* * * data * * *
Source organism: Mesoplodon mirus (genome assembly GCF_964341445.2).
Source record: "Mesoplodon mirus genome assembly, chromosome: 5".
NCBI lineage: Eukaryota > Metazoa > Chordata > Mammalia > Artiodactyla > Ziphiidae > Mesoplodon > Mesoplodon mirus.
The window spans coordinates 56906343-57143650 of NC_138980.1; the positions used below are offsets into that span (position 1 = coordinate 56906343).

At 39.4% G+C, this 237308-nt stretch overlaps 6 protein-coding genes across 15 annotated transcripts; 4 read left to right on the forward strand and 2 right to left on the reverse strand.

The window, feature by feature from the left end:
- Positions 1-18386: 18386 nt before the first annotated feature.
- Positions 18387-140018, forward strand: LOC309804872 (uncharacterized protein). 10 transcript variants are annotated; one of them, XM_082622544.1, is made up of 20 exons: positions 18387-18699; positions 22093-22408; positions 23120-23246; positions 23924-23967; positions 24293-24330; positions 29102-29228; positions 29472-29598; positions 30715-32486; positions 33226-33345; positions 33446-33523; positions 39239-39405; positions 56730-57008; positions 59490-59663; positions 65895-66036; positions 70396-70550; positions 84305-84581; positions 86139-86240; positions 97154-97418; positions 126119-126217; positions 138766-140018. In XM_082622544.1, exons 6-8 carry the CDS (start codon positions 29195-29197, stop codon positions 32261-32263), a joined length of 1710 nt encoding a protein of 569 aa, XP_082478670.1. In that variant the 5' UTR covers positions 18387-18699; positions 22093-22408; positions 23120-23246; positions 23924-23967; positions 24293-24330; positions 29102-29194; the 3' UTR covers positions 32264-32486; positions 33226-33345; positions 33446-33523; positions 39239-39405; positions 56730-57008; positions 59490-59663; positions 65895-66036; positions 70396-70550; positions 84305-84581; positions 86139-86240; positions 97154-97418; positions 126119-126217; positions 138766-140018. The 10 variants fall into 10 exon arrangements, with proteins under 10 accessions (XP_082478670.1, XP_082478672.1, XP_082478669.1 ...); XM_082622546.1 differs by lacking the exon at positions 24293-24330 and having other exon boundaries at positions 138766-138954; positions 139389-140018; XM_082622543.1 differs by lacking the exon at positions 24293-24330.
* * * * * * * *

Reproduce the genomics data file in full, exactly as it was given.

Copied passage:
Source organism: Mesoplodon mirus (genome assembly GCF_964341445.2).
Source record: "Mesoplodon mirus genome assembly, chromosome: 5".
NCBI lineage: Eukaryota > Metazoa > Chordata > Mammalia > Artiodactyla > Ziphiidae > Mesoplodon > Mesoplodon mirus.
The window spans coordinates 56906343-57143650 of NC_138980.1; the positions used below are offsets into that span (position 1 = coordinate 56906343).

At 39.4% G+C, this 237308-nt stretch overlaps 6 protein-coding genes across 15 annotated transcripts; 4 read left to right on the forward strand and 2 right to left on the reverse strand.

The window, feature by feature from the left end:
- Positions 1-18386: 18386 nt before the first annotated feature.
- Positions 18387-140018, forward strand: LOC309804872 (uncharacterized protein). 10 transcript variants are annotated; one of them, XM_082622544.1, is made up of 20 exons: positions 18387-18699; positions 22093-22408; positions 23120-23246; positions 23924-23967; positions 24293-24330; positions 29102-29228; positions 29472-29598; positions 30715-32486; positions 33226-33345; positions 33446-33523; positions 39239-39405; positions 56730-57008; positions 59490-59663; positions 65895-66036; positions 70396-70550; positions 84305-84581; positions 86139-86240; positions 97154-97418; positions 126119-126217; positions 138766-140018. In XM_082622544.1, exons 6-8 carry the CDS (start codon positions 29195-29197, stop codon positions 32261-32263), a joined length of 1710 nt encoding a protein of 569 aa, XP_082478670.1. In that variant the 5' UTR covers positions 18387-18699; positions 22093-22408; positions 23120-23246; positions 23924-23967; positions 24293-24330; positions 29102-29194; the 3' UTR covers positions 32264-32486; positions 33226-33345; positions 33446-33523; positions 39239-39405; positions 56730-57008; positions 59490-59663; positions 65895-66036; positions 70396-70550; positions 84305-84581; positions 86139-86240; positions 97154-97418; positions 126119-126217; positions 138766-140018. The 10 variants fall into 10 exon arrangements, with proteins under 10 accessions (XP_082478670.1, XP_082478672.1, XP_082478669.1 ...); XM_082622546.1 differs by lacking the exon at positions 24293-24330 and having other exon boundaries at positions 138766-138954; positions 139389-140018; XM_082622543.1 differs by lacking the exon at positions 24293-24330.